As a writer, I thought that my children would burst from the womb thinking in haiku, stretching for writing implement, and begging for more time to write. The Von Trapp family of the pen, perhaps. The five of us giddy and spinning. Rolling along on clover fields, somewhere near Dover, and southeast of Shakespeare’s birthplace. Writing, writing, writing…
The reality looked very different. They loved storytelling but they hated the act of writing. Much of the angst was due to a volatile mixture of giftedness, overexcitabilities, and learning disabilities. Dante Alighieri says it best in Inferno, “In the middle of the journey… I found myself within a dark woods where the straight way was lost.”
When it came to helping my gifted and twice-exceptional (gifted and learning disabled) children with their writing, we were lost. We were in a very dark woods. There was no straight way.
My children fought grammar, tantrumed convention, monstered punctuation, and nearly died when asked to practice their handwriting. Seriously. Death. Nine circles of horrible, burning death.
I didn’t want to be Virgil leading my little Dantes through inferno. I wanted Von Trapp. I wanted the clover. I wanted the sunshine, smiles, and joyful which come from successful writing. I wanted that for my children, too.
I suspect there are other Virgils out there, leading little Dantes, and searching for some Von-Trappiness.
So let’s find it.
C.S. Lewis said, “You can make anything by writing.” If my children knew that, really understood that writing could “make anything,” how could they not want to write?
Writing isn’t easy. It isn’t innate (even when it is). So when I noticed that many of my children’s issues and hindrances when writing could be matched with Dabrowski’s five overexcitabilities, I started mapping out the connections and my responses to them.
Below are the connections I made to overexcitabilities and the solutions which worked for my children. I hope they help to turn some Virgils into Von Trapps; or better yet, into C.S. Lewises!
Even the gifted child who does not typically present as having an intense surplus of energy seems to hit the psychomotor overexcitability mark just about the time they sit down with pencil in hand. Suddenly, movement seems enticing and talking incessantly becomes top priority. Focus is next to impossible and it seems that nothing you do will quiet them down, help them sit still, or finish the job at hand. So, how did I conquer this impulsive, bouncing, barking, snapping, humming, groaning semblance of my child and get him to write? The answer: I didn’t.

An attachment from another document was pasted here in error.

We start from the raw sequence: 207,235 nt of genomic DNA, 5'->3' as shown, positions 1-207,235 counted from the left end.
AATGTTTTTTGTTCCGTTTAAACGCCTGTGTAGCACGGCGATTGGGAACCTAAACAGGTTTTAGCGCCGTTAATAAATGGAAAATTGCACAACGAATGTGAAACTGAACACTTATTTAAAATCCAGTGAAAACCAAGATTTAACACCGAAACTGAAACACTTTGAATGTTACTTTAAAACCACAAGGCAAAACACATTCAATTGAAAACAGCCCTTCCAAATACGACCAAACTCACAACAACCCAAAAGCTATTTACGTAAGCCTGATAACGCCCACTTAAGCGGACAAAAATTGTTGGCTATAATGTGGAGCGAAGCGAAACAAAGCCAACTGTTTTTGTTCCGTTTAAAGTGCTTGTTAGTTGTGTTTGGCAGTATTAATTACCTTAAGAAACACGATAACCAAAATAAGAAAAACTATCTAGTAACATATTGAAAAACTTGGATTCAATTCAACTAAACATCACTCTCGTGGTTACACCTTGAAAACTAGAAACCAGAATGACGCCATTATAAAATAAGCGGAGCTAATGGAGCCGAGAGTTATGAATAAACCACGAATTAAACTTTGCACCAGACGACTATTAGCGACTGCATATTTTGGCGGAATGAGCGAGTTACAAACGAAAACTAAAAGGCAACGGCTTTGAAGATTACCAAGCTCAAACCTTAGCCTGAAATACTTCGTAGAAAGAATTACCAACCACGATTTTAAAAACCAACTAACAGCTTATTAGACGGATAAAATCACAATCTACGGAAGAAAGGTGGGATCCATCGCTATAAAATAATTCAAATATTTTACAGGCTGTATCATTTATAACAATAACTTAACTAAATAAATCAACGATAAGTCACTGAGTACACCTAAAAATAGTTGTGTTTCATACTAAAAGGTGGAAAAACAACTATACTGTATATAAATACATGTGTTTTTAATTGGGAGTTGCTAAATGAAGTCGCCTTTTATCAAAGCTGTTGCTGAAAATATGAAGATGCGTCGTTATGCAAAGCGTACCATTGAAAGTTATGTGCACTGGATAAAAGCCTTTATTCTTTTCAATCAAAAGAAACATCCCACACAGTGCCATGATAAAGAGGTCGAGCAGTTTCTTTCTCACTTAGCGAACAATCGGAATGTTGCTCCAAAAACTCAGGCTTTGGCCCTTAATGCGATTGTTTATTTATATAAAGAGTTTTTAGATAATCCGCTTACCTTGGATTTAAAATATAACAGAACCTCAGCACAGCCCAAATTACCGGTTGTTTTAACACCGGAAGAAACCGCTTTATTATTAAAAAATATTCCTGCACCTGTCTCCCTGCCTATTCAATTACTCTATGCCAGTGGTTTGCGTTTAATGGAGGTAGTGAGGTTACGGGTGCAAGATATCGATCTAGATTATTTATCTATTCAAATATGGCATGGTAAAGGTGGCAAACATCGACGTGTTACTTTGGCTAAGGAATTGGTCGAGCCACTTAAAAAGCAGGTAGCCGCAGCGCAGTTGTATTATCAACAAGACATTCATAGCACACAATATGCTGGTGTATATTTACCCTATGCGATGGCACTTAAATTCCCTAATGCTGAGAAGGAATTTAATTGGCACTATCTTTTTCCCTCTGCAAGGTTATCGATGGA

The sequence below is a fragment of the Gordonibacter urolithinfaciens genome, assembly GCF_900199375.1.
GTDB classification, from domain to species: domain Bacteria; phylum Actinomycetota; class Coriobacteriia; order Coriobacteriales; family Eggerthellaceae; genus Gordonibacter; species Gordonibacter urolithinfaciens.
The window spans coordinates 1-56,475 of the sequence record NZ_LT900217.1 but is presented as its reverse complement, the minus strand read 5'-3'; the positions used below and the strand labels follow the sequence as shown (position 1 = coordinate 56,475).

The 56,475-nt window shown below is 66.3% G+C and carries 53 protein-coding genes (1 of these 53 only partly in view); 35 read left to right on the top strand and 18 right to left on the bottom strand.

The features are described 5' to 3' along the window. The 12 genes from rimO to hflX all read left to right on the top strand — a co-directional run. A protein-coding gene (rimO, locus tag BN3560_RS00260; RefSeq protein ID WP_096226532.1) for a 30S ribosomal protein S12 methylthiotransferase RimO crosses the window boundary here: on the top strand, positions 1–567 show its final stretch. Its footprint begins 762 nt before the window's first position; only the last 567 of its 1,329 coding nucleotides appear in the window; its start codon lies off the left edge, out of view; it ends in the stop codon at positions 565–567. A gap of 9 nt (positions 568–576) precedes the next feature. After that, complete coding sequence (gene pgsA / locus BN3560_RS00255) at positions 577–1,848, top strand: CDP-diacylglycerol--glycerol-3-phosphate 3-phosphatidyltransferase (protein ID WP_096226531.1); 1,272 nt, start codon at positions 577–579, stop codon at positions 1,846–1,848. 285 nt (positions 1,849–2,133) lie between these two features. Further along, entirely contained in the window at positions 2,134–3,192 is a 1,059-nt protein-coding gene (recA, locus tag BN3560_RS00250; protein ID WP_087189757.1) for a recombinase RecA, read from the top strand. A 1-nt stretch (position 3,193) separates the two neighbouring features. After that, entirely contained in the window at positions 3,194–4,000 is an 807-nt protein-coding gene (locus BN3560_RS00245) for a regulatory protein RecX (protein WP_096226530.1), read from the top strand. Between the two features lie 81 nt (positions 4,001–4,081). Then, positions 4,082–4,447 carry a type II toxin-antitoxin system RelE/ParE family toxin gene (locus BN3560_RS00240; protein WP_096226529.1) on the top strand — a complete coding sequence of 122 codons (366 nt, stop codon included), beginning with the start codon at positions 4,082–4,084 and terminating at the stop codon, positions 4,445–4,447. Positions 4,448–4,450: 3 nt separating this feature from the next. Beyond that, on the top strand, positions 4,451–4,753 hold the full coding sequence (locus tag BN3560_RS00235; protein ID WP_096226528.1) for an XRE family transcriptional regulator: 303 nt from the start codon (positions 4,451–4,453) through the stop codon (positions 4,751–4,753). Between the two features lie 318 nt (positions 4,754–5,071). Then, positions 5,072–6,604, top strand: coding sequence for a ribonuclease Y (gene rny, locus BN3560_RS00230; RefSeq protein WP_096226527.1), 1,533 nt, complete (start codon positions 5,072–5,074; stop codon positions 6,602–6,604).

That’s right… my first piece of advice for parents and teachers who ask how to get their reluctant writers to write happily is: don’t. As a writer I can tell you there is nothing more frustrating than having to write when I don’t want to.
I sense protest coming on, so let me say that when it comes to your child’s homework you must ask yourself what the worst case scenario could truly be. What I would say is something like, “I can see that writing is difficult for you right now. Let’s go outside and play for thirty minutes and try again and if you still can’t get the words you want out on the paper, we’ll come back to it tomorrow.” And if they still can’t get it done then try other options: let them type it out or let them tell you the story and you write it (trust me, this won’t last forever, but it will excite them).
Keep trying and allow them to fail a few assignments. If their bodies can’t stop moving, it might mean that their minds can’t slow down either. If their hands get too tired, they will eventually build endurance. Once their fine motor skills, keyboarding, and their desire to write catches up with their mind, and once they realize writing isn’t a battle to stop their movement, the writing will come. Breathe.
A child with a sensual overexcitability seems like a writing dream child. After all, they appreciate the beauty around them, melt at the perfect tasting food, tear up at the softness of a kitten’s fur, and feel a connection to art, music, and the entire world. It sounds like a recipe for writing success! But the parent of a child with sensual overexcitability knows that writing can be an overwhelming task on multiple levels: their inability to express in words the depth of their feelings, their intense connection to their writing which makes it difficult to follow rubrics and prompts, and their physical responses to external stimuli which often gets in the way of their work, all lead to a giant brick wall with STOP written on it.
Help them to define and then understand their own writing process. It can be difficult for gifted children, who feel so connected to the world, to approach writing from a structured and organized perspective without feeling like something is lost along the way. This is especially true for those with heightened awareness of their senses. When you force structure into their writing they may feel detached. This leads to distraction by environmental factors (the hum of the light, the dog barking next door, the birds chirping, the tag on their shirt, the light hitting their paper just so). Make the environment quiet, pleasing, and child-led. Allow them to define their process and then help them use it each time until it becomes easier.
Finally, and this is a big one, praise their effort! Nothing feels better for these kids than seeing someone connect with their writing at an emotional level. This is as relevant for the emerging writer as it is for the intermediate and high school writer.
While this overexcitability is the most recognizable in a gifted child, it seems like it is also the least understood when it comes to writing and producing materials. A child who is intellectually overexcitable may appear distracted when he sits down to write. He may start discussing his paper more than he writes it; or, he may show a greater interest in a related topic and want to focus on that instead. He may become so intensely focused on one aspect of the assignment that he misses the big picture or doesn’t get it done. It would be no surprise to find a IO fighting the validity of an assignment altogether. So many of these kids are excellent writers but decide early on that writing is a waste of time.